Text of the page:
We live in a world of sorely in need of more personal connection, where mobile devices have taken society by storm. Distracted and disconnected, our eyes are increasingly glued to screens, while attention spans plummet and groups of people share space but barely interact. By focusing on genuine connections and basic human interaction, you can produce more compelling, powerful images, and I want to share some of my tips on how to do this.
Connect with Your Subject
Let’s imagine you are working with a subject on a simple portrait or headshot, and you have a limited amount of time to photograph this person. You have limited time to break down any walls, get through any of the subject’s insecurities, and create something with maximum impact.
Start with a simple conversation. What things do you have in common with this person? I always try to learn as much as I can about someone before photographing them, and I focus on starting a real conversation with them. It’s important to really listen to what they have to say, and show genuine interest. You will be surprised how much someone will open up when they have a captive audience.
People really tend to gush about their interests, whether it’s a beloved hobby or even their children. Focus on having a natural curiosity about others, and get them talking about what they love. Building rapport with your subject is an art, and there are plenty of ways to go about it. However, when you get it right, the results are stunning.
It’s easy to spot the difference between a real expression and a stiff, forced smile. By breaking down the walls that exist, you’ll create more authentic images. These genuine exchanges and the pursuit of authentic connections with the subject are the key to getting there.
Capture Moments of Interpersonal Connection
A friend once hired me to photograph a small event. When I delivered the photos, she mentioned that she loves my work because “there’s just always something happening in my photos.” In the past, with other photographers, she felt like the images she received fell flat. She and her family were always present in the photos, but there wasn’t much going on. Being present simply wasn’t enough to make the images have an impact or strike an emotional chord. In my images, “something was always happening.”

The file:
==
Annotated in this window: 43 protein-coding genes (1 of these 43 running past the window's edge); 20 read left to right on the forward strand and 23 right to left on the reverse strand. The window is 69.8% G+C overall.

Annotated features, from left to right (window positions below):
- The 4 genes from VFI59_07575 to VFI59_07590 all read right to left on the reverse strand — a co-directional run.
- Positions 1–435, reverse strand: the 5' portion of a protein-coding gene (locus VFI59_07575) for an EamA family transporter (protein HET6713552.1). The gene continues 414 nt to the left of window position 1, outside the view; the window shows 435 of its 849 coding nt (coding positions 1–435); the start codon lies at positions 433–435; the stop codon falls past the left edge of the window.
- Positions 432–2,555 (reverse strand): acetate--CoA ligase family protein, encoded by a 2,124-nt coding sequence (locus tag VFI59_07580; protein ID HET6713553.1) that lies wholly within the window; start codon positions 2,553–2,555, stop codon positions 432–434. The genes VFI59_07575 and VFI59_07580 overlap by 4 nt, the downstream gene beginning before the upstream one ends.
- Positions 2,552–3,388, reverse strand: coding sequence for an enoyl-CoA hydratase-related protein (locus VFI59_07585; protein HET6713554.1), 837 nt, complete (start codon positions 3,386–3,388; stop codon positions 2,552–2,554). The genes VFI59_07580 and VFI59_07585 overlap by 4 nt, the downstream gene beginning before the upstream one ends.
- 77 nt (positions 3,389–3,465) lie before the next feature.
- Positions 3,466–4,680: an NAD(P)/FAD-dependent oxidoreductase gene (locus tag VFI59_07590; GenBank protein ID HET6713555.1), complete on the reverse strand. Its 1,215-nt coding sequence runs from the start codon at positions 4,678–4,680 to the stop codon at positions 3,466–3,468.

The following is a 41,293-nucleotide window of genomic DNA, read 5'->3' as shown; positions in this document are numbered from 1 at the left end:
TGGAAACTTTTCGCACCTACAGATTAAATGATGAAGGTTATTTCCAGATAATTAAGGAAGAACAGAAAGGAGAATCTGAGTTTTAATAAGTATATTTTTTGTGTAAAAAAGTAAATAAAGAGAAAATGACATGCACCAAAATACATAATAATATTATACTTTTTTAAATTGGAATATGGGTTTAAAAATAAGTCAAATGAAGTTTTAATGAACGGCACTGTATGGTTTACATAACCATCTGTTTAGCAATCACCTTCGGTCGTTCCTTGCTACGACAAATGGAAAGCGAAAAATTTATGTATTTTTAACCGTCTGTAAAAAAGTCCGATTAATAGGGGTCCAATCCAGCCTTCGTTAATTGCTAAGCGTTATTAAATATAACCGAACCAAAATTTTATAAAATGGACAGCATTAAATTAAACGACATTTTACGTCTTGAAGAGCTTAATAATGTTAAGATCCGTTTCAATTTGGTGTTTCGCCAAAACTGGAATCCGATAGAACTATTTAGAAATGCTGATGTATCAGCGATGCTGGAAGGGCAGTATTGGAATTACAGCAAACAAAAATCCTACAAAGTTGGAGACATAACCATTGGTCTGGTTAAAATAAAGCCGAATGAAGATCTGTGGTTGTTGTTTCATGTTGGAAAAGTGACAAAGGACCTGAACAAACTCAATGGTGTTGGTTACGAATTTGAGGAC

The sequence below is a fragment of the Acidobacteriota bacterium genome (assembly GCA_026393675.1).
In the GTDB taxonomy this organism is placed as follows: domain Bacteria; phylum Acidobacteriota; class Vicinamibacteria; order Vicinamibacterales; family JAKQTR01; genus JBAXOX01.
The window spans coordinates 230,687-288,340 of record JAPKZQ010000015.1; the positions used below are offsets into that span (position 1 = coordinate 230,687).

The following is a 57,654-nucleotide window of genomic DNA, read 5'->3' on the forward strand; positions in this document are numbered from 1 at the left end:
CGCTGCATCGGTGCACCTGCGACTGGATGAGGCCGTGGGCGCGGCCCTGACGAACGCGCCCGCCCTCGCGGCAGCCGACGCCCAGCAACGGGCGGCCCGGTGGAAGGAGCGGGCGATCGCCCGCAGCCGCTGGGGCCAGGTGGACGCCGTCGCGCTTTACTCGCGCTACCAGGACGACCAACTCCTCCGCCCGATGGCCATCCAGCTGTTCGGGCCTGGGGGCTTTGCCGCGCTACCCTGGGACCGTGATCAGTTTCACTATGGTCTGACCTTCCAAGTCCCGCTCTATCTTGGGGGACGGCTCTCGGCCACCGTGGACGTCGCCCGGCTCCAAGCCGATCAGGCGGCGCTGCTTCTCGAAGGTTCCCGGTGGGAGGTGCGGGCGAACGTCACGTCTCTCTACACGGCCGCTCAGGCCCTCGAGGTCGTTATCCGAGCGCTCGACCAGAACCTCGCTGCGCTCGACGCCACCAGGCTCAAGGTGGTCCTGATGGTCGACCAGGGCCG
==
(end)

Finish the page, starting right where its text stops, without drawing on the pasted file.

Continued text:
Let me translate. When I press the shutter, I’m looking for the moments when people are genuinely connecting with each other. This is when the magic is happening. It happens in that moment in the conversation where old friends crack up laughing or that split second where a mother embraces her daughter with pride.
These are the interpersonal connections you need to be looking for. When photographing an event, you’re bound to have many photos to sort through before client delivery. Which ones are best? The ones with real, authentic connection and interaction. Sure, I’m always looking for perfect lighting and tack-sharp focus. But guess what? This is real life, and often times, the subject of the image trumps all other aspects. That image of an adorable baby with the cute expression is always going to resonate with the viewer more than a typical corporate headshot, even if the lighting wasn’t quite perfect in that frame. Why? Because of the subject and the connection you’ve captured.
Outside of “People Photography”
The same idea works outside of photographing people, but in a slightly different way. Initially, you might wonder what kind of connection could possibly be going on with the cupcake you are supposed to photograph or perhaps the living room you’ve been asked to shoot. Here’s the key… It’s not always in the photograph, but rather, it’s sometimes how the photograph itself connects with the viewer.
With everyone having such a short attention span, you need to create photos that capture your viewer’s attention. You know those images in your social media feed that make you do a double-take? The same aspect that stopped you in your tracks is what you need to create for your viewers, and you can do so by creating images that resonate with them.
Part of this is knowing what you want to say about the subject. Is that food delicious? Is the dining room elegant and impeccably furnished? How can you use the elements of photography (lighting, composition, etc.) to best accentuate these things? The method varies from subject to subject, but the goal is always the same. Here, it’s forming that connection with the viewer.
A great example of this in the commercial photography world is Ikea. In recent years, Ikea had replaced traditional product photography with CGI renderings in their catalogs for a number of reasons, including flexibility and cost effectiveness. Recently, however, the furniture giant has reversed course a bit, and they began using photography and incorporating people into the images in unique and creative ways.
Their catalogs full of CGI had become too sterile, and there was just something organic and enticing about the human element being added in. The new catalogues were highly engaging and really connected with consumers.
Tips by Fred Glasser
Focusing on genuine connection has long been a strong and central them in a lot of my work, and I’m confident that by paying attention to it, you will generate more compelling, powerful images. Over time, you will develop your own approaches that best fit your style, but, this central theme remains true. Always remember that as human beings, we easily identify with the faces of other human beings. Deep down, we value and respond to genuine interactions and connections, and your work will strike a deeper chord if you can make your work tap into this. Thanks for reading, and happy shooting! Feel free to share comments on how focusing on human connection have helped you to create more powerful images!
Love the post! Connection is so important in photography!